Saturday, November 20, 2010

Reading Dragons at Dawn Part I

After a few weeks which have been far too hectic I'm going to steal some spare time and start to put down some thoughts and impressions from reading Dragons at Dawn. Dave Arneson and his Blackmoor campaign have fascinated me for a long time and I have used concepts from his campaign in a few of my own. Also, Ken St Andre and Dave Arneson are two of my main source of inspiration for starting this blog. I was very excited when I first heard that Dan Boggs was going to publish his recreation of the rules used during the very dawn of our hobby. Let's dive into it.

Look and feel
The first thing I noticed was the font. For some discernible reason Mr. Boggs decided to use a non serif font for the main text. For the life of me I can't understand why he choose that font and the one column layout. It's harder to read than necessary and the font also looks quite ugly.

Since I once found a very cool disclaimer once in a game (I think it was Chill) about any likeness to persons living dead or undead being coincidental, I these days read the small print on the first page closely.

"Authors are encouraged to create derivative works for use with this product" and "Any number of print or electronic copies of this product ... may be freely made by any purchaser of this product for their own use and for the temporary use of any players participating in a Dragons at Dawn game"

How about that? This Boggs fellow is apparently a man with the right attitude. Those two sentences alone made me very positive to this work. Even if the font was a bit harder to read than necessary.

Introduction and designer notes
In this section Boggs makes it clear that his intention with D@D is to present a piece of gaming archaeology. The intention is to capture Dave's original style of play, the rules behind the D&D rules so to speak. I think it is kind of essential for this kind of play to have a loose framework whereupon to base referee rulings. In this case it will be by necessity, since much of the lore have been lost. It's very interesting that a manuscript from the communications between Dave and Gary have been unearthed and have been used as a source for this game together with the Judges Guild First Fantasy Campaign product, and interviews with the players of Dave's campaign. This is as good a picture as we are ever going to get of the FFC. It makes me giddy just to think about.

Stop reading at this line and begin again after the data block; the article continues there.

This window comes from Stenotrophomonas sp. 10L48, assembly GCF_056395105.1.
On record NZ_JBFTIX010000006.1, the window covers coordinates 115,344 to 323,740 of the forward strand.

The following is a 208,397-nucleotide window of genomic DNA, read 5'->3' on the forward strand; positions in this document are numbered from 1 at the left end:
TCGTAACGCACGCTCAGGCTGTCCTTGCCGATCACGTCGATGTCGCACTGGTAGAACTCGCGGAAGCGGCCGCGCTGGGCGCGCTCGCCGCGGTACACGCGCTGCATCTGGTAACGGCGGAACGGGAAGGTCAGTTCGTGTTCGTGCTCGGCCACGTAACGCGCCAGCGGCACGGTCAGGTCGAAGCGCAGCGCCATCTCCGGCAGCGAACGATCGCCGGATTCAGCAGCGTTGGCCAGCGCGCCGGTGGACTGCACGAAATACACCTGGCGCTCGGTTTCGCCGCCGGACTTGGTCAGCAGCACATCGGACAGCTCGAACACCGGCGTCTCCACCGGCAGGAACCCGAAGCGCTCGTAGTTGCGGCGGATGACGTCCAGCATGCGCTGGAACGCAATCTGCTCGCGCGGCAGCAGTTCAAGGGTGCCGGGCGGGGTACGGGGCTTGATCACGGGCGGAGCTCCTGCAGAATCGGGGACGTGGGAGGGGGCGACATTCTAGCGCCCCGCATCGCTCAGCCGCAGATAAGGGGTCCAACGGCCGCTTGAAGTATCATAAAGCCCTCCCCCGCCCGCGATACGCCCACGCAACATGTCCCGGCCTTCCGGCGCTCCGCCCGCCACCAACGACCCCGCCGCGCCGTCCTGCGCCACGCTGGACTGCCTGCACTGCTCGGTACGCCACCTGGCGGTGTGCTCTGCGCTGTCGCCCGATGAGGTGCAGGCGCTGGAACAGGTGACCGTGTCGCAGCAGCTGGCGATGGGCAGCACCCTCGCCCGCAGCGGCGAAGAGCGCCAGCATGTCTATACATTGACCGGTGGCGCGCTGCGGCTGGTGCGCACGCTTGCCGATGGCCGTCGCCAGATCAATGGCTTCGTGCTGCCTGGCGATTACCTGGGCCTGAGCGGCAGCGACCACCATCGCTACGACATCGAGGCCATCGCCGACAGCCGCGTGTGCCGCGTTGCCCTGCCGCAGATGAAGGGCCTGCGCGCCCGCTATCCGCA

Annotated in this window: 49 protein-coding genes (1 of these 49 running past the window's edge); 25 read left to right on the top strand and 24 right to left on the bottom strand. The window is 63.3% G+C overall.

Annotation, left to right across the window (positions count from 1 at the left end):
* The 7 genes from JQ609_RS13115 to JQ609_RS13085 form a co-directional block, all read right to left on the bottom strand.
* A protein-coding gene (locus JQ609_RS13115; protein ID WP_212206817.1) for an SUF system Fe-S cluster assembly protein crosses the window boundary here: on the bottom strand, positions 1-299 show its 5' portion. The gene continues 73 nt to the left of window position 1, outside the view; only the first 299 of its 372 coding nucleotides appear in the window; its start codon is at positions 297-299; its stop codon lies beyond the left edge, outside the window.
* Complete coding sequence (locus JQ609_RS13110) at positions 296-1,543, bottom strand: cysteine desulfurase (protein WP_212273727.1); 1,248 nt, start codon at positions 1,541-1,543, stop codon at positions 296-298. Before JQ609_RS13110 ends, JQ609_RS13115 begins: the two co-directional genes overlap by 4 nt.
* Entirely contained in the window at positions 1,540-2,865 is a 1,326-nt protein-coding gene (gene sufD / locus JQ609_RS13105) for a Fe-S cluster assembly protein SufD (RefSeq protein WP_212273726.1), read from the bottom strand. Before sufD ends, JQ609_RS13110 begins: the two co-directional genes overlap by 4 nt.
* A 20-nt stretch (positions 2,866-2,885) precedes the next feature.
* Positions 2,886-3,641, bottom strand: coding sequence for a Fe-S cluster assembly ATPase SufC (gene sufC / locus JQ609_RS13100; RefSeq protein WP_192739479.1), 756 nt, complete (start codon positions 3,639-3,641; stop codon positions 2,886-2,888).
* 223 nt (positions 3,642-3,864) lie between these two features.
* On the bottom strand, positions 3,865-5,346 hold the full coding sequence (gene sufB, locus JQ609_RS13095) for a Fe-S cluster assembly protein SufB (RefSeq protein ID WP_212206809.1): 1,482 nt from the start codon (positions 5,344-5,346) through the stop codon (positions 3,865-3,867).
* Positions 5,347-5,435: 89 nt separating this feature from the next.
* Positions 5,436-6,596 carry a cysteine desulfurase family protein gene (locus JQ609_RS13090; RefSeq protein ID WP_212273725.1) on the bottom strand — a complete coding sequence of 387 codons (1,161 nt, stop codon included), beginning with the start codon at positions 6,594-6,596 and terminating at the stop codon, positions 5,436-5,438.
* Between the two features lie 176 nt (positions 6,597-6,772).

Now, I do which some parts of that heritage had been handled better. The notes Arneson left are sketchy and the same must be said of most other sources. That makes it twice as interesting to know when the author of D@D have added some glue, and when the sources are coherent enough to be presented as is. In some places it's explicit, but I'd have liked to have had, say, notes in sidebars about how well this or that is covered in the source or had to be cobbled together. That being said, this is a gold mine and should have been published ages ago!

Points of divergence
Quite early in the book you understand that this is not your regular D&D game. Already on page 3, in the glossary section, you are told the regular unaided healing rate, one HPV per day. Those of us who remember reading the Basic D&D set and searching for rates of natural healing in vain will smile upon seeing that.

Since the game developed quite a bit as the Blackmoor campaign went on, there are actually two sets of rules in D@D. The first is the Basic Game where the levels are few and the classes even fewer (Warrior or Wizard, just like in T&T), and the Expanded Game with more classes. The magic is also different in the two rules.

In T&T 7th ed. the designer tells you that unless you have modified the game you have not really played T&T. In this game you have to. I imagine many readers will look at the Basic and Extended game and cherry pick parts they like the most. At the minimum you have to decide to just go with the Basics.

One thing I found very interesting was the notes on cooperative and competitive play. When the Blackmoor campaign started, some players were playing bad guys. Just like when you have a miniatures battle you have two sides. To put that up front makes you realize that this is a game where you must leave all preconceived notions of how the game works behind.

There's more to come
Since I don't like over long posts I'm going to break here. There will be more. Next up are the stats, six of them and they are not like D&D, and the classes. See you next time.

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